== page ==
Since the constitutions of the Commonwealth Caribbean states were first adopted in the 1960’s, courts have been confounded by the savings clauses in these instruments. These clauses place a “no go” sign over the fundamental rights grants of the charters by grandfathering pre-existing (colonial) law into the constitutional regime. Meant initially as a shortcut method of marrying common law rights and constitutional protections, the clauses have presented particularly vexing problems of construction as appellate tribunals have attempted to reconcile international human rights norms with municipal law.
There are two types of savings clauses in Caribbean constitutional law. The general savings clause purports to carry forth all the laws from the old (colonial) regime, while the special savings clause insulates from challenge specific penalties or punishments that were in existence at independence.
The general clause of the Constitution of Trinidad & Tobago saves all “existing law” from challenge, including, of course, laws that are incompatible with
fundamental rights guarantees.
The Constitution of Jamaica contains a special clause saving preexisting penalties from review under the clause prohibiting torture, inhuman or degrading punishment,’ as well as a general clause insulating from fundamental rights challenge those laws that were in force prior to the adoption of the constitution.
Only the Constitution of Belize is free from any kind of savings clause.
The savings clause presents a range of interpretive challenges, some theoretical and others practical. By privileging preexisting (colonial) laws and shielding them from scrutiny, two of the central features of constitutionalism – constitutional supremacy and judicial review – are severely undermined.
The savings clause takes back with one hand what the fundamental rights provisions are meant to give with the other, rendering ordinary laws more sacrosanct than the constitution to which they should be subordinated. Like an out of body experience, the clause requires constitutional jurists to ignore the very constitutional protections they are charged with enforcing. The clause eliminates the plasticity, organicity, and elasticity that fundamental rights adjudication requires to respond effectively, as it must, both to evolving universal standards” and to culturally specific normative shifts.”
In sum, it violates the time honored rule, cogently expressed by Alexander Hamilton, that constitutional framers must “look forward to remote futurity.”
Because the Commonwealth Caribbean constitutions are not uniform in their use of the savings clause, there are complex practical problems of interpretation. For example, some of the constitutions have no savings clauses at all, while others have more than one. Some constitutions provide that existing laws should be construed to bring them into conformity with the constitution; others are silent on the question of how to construe conflicting,
The constitutional text does not always reveal whether existing statutory law alone is continued or whether common law is also saved. The savings clause in the Barbados and Guyana constitutions applies only to written law.
The savings clause in the Constitution of Belize was limited to five years after
independence, and hence, it has expired.
Consequently, in sibling constitutions, constitutional readings of the same rights-granting language can vary enormously depending on the mechanics of the particular savings clause, specifically whether the clause is general or special, and whether there is textual guidance respecting the interpretation of the clause. For example, in previous mandatory death penalty cases, the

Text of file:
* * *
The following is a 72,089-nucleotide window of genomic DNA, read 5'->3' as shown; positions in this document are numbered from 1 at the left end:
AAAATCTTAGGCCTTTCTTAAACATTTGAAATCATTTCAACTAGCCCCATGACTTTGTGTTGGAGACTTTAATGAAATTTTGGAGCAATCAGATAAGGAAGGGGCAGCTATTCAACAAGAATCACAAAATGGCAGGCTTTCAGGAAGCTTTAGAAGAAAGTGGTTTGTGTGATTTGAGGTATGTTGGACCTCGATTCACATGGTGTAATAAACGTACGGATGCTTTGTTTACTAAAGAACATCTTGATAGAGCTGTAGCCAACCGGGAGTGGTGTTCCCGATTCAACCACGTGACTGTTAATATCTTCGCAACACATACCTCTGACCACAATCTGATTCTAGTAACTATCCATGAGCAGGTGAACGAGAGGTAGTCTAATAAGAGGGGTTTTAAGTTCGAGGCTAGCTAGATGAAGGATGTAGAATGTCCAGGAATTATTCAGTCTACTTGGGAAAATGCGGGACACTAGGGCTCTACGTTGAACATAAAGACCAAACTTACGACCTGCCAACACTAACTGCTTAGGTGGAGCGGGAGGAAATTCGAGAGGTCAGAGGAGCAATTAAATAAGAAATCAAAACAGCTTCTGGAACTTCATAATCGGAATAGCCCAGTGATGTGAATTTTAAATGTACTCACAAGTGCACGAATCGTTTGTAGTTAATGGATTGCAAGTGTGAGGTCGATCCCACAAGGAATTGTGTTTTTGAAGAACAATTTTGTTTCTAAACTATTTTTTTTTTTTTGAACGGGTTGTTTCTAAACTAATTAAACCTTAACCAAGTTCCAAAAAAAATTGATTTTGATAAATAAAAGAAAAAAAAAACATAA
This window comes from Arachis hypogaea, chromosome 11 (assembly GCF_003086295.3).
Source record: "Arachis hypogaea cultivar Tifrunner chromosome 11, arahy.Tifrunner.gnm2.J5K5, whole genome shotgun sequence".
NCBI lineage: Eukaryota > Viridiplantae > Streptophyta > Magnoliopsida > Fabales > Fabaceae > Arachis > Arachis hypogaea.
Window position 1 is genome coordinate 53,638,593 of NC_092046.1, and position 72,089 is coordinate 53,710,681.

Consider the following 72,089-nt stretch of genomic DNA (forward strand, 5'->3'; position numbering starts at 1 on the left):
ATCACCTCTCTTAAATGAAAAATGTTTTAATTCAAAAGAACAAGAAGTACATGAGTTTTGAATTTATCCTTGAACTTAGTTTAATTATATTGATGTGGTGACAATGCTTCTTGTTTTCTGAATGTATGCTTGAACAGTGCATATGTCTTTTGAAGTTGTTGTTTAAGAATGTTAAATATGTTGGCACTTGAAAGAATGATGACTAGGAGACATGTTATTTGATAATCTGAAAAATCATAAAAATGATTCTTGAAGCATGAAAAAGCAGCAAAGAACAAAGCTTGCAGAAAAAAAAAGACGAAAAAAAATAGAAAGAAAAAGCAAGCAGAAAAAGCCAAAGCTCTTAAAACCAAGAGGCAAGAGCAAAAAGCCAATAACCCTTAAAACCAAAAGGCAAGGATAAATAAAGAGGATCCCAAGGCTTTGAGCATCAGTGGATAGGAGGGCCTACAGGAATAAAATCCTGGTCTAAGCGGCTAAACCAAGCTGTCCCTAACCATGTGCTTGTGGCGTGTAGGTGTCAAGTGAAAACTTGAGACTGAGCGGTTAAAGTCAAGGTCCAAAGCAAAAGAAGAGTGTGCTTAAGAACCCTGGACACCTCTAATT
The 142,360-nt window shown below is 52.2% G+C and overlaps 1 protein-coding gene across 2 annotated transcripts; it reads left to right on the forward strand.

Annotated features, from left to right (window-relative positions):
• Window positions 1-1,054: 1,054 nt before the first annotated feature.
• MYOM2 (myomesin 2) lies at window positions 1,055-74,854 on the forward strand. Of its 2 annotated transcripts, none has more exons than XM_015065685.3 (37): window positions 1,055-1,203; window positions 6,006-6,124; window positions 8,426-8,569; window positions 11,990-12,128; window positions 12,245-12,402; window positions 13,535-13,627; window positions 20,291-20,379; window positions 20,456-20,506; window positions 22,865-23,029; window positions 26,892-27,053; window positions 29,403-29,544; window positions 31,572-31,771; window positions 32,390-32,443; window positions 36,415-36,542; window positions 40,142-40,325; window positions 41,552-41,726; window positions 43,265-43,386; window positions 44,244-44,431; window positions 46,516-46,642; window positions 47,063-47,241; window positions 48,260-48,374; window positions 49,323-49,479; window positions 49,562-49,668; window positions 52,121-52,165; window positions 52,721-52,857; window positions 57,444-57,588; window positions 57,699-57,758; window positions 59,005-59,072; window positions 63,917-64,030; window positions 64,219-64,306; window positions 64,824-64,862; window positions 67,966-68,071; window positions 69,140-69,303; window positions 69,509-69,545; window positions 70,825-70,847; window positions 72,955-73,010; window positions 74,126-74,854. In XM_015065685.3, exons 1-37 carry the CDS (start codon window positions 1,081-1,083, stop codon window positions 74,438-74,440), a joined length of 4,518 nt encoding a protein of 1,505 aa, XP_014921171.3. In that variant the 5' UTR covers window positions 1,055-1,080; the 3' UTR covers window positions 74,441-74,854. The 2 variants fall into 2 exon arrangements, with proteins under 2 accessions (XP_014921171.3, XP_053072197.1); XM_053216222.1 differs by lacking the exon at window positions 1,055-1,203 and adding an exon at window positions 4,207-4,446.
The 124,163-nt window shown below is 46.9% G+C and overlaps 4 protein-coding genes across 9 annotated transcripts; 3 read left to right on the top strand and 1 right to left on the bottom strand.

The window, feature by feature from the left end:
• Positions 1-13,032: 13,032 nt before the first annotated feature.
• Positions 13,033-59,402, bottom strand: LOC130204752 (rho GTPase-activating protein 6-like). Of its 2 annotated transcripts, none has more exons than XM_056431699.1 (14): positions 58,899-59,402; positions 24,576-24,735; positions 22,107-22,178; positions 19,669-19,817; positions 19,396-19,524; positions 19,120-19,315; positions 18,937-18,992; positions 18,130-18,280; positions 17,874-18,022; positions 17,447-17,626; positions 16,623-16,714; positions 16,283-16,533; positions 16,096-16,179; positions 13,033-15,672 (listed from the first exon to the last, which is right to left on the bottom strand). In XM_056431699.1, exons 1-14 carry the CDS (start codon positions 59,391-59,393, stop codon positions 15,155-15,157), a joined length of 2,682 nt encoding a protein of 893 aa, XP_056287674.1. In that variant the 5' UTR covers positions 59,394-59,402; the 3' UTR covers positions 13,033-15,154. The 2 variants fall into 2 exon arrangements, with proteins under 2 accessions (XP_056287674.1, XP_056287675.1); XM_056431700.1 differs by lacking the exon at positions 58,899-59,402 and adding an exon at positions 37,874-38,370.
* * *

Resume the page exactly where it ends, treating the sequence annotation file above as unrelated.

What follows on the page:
Privy Council had ruled that, by virtue of the savings clause, the cruel, inhuman and degrading treatment language protects against such a penalty in Belize, St. Lucia, and St. Kitts & Nevis, but not in Barbados and Trinidad & Tobago.
Obviously, the savings clause problem could be ameliorated by law reform initiatives to modernize Caribbean statute law. However, the necessary legislative resources have not been adequately mobilized to affect such an overhaul, and consequently, many of the states still labor under laws received from England during the colonial period.
The history of the death penalty illustrates the absurd results that can occur when independent states are still tethered to colonial laws that have been discarded as unjust by the colonial power itself. Although capital punishment
was abolished in England in 1965 after a long debate on the subject, the independent territories of the Commonwealth Caribbean retained the penalty.
Manifestly, legislative and judicial attention could address the mischief that the savings clause continues to create in Caribbean constitutional law. Commentators have urged constitutional amendment to eliminate the clause. The Caribbean Court of Justice is pressed to bring some order to this area of constitutional law, for it is charged with harmonizing the municipal law of the member states and identifying the collective social ethos of the Caribbean people.
Principled and reasoned decision-making is, of course, the sine qua non of common law constitutional adjudication. But, cases, which raise identical human rights issues, rest on different rationales because of the operation
of the general and special savings clauses.
Constitutionalism cannot survive so long as the multiple iterations of the savings clause preempt, in radically different ways, basic rights. What is left is a constitution without constitutionalism, an instrument with no
true normative message or predictive value.
The new Caribbean Court of Justice will necessarily confront the savings clauses as it seeks to harmonize the region’s constitutional law and to
engender regard for international norms.
Written by Margaret A. Burham in 2004.
Will the Saving Clause step on the neck of my human and constitutional rights? Will colonial law decide my fate?